SEE HERE I think it was Joseph Campbell who counseled "Follow your bliss" which is a bit different from "Follow your passion." You do need a passion but it needn't be your life work.
I know in my life I developed a passion for chess and got quite good at it by means of study and hard work. I'm still a pretty good chess player but my take-away wasn't so much the chess as the pattern of determination, focus, study, and hard work that allowed me to get good at it. That led to whatever success I've had in everything else I've tried and my own confidence that with focus and effort I can do whatever I really want to do if it is within my capabilities at all.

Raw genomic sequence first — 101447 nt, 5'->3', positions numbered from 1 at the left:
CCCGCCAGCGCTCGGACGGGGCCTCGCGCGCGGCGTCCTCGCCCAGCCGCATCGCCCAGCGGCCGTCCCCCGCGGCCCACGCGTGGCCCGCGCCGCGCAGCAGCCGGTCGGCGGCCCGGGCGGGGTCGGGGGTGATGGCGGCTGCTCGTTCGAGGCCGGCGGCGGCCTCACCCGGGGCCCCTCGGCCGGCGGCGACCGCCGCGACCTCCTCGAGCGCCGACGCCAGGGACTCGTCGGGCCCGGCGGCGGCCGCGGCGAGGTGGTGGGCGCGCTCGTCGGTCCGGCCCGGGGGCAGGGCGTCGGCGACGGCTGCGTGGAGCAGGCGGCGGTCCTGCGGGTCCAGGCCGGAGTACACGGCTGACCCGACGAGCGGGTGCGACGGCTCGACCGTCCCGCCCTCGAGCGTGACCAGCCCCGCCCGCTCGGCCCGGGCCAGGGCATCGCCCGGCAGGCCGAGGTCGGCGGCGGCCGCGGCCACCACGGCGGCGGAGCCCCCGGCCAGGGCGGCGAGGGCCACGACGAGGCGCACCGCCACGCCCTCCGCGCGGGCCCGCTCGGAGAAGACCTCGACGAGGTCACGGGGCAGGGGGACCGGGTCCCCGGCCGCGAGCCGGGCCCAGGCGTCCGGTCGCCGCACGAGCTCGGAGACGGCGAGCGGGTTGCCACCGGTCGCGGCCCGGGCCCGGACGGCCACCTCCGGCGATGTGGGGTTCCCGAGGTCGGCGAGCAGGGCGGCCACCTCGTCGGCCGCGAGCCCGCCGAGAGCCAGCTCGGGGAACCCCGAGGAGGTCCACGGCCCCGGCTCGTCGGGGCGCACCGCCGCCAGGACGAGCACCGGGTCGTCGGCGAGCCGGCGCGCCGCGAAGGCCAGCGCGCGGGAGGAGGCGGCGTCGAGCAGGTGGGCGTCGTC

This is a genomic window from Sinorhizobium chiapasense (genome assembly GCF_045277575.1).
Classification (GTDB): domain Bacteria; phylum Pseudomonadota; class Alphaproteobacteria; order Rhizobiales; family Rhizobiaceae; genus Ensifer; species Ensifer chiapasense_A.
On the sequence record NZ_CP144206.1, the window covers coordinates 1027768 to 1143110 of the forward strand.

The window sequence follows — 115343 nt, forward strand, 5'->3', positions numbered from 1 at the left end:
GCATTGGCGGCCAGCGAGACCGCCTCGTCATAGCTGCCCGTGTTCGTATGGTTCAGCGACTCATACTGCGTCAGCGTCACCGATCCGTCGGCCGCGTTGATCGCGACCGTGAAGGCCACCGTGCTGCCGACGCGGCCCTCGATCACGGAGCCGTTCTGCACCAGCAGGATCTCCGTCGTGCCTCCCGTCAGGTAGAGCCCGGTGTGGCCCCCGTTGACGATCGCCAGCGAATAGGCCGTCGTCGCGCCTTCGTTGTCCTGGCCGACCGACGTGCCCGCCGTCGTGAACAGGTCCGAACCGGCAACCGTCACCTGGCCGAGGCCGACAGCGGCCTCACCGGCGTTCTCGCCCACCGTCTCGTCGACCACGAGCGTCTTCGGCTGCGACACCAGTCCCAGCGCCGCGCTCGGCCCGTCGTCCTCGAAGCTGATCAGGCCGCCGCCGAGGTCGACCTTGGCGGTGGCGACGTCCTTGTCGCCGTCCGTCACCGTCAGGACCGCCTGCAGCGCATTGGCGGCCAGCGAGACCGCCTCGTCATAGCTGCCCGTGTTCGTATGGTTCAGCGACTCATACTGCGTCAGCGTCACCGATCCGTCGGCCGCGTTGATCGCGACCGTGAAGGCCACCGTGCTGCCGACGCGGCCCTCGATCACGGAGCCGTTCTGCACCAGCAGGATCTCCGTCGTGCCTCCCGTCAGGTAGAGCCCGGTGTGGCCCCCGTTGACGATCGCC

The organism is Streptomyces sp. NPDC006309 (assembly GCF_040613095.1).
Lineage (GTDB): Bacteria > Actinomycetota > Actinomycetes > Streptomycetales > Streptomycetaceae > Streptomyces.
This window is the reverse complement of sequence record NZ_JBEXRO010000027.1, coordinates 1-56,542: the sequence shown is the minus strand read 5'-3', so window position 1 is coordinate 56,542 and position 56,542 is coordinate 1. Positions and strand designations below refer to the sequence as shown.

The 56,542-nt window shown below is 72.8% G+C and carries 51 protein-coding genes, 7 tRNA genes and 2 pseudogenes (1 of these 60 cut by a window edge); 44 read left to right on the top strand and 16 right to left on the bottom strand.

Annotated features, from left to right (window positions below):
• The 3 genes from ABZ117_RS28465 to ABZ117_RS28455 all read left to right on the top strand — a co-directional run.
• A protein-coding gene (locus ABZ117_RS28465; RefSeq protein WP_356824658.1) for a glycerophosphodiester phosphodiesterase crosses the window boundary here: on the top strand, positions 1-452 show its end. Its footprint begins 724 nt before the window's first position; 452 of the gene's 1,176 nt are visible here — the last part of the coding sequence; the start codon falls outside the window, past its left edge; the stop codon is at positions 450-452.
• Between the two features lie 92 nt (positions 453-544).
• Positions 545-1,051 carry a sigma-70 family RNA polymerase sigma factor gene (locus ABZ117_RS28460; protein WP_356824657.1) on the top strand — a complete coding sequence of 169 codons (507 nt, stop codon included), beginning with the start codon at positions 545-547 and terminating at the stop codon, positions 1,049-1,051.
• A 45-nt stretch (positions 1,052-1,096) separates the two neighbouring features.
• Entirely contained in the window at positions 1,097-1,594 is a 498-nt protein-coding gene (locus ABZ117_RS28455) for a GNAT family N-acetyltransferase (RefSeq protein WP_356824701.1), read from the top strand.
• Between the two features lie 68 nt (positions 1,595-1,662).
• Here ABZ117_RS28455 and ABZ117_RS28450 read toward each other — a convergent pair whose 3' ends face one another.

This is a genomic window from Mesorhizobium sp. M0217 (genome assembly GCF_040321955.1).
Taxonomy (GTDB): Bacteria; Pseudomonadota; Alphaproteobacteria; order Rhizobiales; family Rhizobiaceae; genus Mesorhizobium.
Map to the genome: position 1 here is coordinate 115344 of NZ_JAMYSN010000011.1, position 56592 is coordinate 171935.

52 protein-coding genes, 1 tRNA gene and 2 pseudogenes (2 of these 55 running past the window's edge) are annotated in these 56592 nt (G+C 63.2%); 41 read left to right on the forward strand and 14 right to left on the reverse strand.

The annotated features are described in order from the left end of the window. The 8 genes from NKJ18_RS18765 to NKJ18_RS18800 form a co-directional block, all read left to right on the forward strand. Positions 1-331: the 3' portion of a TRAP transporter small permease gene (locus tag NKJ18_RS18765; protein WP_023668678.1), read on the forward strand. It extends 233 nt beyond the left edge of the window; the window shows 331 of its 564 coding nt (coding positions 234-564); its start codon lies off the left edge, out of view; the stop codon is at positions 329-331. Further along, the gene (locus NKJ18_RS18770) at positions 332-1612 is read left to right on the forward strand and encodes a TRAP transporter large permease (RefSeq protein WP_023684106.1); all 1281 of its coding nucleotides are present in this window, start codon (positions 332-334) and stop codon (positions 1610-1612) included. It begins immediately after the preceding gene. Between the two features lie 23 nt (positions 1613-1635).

My favorite saying by G.K. Chesterton (another passion of mine) is "Anything worth doing is worth doing badly." You have to realize that nothing of any value is easy and the first few time you attempt it you'll likely not do all that well. Nowadays there are lots of folks who suggest to young people that they must not be good at it and so their talents lie elsewhere. They counsel them to quit before they've really tried. That's wrong. It's also pretty stupid. Nothing worth having comes easily. If it's easy then anyone can do it. Find the hard things that you like and invest the time and effort to become expert at them. You'll not regret it.